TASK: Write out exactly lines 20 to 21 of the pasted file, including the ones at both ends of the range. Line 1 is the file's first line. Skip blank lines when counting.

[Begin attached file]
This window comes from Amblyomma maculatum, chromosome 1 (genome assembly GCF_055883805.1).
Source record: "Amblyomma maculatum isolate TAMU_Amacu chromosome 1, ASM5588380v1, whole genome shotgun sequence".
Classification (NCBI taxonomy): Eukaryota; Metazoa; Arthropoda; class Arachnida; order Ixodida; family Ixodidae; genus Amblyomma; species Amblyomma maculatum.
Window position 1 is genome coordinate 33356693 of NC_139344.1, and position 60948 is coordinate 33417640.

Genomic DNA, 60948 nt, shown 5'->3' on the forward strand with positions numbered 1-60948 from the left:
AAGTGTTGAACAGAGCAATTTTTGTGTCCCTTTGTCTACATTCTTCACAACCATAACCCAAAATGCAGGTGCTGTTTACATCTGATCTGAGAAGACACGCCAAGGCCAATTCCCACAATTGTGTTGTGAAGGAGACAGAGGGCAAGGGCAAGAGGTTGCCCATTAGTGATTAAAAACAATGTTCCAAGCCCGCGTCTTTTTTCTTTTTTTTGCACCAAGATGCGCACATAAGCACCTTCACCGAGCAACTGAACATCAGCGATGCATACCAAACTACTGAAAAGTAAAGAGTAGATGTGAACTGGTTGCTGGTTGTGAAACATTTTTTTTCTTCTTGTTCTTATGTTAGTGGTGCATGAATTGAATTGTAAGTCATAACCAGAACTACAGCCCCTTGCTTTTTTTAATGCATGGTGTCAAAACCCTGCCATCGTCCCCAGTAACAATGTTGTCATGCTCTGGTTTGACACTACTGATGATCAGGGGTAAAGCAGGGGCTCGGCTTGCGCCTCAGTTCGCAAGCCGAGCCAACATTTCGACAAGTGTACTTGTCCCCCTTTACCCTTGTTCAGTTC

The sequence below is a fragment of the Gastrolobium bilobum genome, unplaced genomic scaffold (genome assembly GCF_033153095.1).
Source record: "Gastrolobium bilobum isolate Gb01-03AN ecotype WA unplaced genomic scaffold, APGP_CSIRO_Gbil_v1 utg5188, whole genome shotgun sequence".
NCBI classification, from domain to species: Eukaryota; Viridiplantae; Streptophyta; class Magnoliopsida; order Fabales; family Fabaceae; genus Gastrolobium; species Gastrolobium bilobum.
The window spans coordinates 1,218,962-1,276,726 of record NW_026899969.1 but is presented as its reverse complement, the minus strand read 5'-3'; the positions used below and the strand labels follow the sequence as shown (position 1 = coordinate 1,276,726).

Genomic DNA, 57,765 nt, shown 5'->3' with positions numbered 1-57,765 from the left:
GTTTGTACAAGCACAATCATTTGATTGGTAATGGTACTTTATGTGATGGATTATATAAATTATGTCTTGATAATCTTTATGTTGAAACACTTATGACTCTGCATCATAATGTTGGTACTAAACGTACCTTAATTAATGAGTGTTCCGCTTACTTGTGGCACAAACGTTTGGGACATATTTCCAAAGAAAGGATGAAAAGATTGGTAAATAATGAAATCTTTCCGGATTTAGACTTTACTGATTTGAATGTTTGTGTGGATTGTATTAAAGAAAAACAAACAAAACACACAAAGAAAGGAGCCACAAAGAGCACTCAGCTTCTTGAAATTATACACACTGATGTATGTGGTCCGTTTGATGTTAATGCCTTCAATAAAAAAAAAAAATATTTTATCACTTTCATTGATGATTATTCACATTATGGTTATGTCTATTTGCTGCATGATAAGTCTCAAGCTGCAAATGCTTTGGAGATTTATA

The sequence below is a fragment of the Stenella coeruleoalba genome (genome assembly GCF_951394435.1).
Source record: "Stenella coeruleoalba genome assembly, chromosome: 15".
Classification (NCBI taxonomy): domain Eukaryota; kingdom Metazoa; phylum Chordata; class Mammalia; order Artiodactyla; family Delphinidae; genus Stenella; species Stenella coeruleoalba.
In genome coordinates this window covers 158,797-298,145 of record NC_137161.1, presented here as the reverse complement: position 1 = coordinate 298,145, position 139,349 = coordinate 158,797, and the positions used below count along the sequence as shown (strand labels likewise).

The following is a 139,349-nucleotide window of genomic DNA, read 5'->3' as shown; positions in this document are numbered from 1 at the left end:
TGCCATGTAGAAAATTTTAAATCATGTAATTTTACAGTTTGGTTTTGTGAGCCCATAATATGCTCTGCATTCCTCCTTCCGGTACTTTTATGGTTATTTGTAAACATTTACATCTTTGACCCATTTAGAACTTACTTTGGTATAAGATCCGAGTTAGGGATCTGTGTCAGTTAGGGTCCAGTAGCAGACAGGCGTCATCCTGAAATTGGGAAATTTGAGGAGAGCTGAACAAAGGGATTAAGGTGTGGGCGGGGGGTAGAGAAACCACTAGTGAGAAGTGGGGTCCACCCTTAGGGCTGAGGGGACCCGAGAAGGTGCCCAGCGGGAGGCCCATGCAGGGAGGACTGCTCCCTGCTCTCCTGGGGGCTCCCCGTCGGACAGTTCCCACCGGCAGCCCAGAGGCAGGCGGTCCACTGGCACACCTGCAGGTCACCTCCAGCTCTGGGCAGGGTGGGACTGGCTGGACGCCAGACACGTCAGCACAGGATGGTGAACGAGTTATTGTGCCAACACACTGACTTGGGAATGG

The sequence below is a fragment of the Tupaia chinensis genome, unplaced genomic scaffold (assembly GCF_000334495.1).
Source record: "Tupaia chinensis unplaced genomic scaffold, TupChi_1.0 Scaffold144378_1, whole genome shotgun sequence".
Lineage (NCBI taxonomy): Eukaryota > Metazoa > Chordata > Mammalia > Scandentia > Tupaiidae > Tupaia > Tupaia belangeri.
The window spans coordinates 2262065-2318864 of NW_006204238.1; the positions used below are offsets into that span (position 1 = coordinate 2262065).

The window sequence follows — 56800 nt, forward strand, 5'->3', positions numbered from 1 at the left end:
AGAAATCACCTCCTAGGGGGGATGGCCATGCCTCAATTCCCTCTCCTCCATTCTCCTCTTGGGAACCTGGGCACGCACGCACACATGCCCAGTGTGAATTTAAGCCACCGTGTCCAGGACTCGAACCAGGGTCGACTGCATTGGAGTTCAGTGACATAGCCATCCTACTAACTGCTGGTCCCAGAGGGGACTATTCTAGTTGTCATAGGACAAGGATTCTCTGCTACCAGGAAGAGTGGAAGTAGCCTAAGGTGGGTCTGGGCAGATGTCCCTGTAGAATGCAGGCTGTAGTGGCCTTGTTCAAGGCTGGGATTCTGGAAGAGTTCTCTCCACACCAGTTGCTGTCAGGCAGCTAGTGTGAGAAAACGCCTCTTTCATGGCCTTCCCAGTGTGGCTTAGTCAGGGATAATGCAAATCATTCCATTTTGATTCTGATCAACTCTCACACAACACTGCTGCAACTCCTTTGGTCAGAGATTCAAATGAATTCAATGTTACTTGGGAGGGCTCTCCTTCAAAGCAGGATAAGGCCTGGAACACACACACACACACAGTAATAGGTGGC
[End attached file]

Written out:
Source record: "Tupaia chinensis unplaced genomic scaffold, TupChi_1.0 Scaffold144378_1, whole genome shotgun sequence".
Lineage (NCBI taxonomy): Eukaryota > Metazoa > Chordata > Mammalia > Scandentia > Tupaiidae > Tupaia > Tupaia belangeri.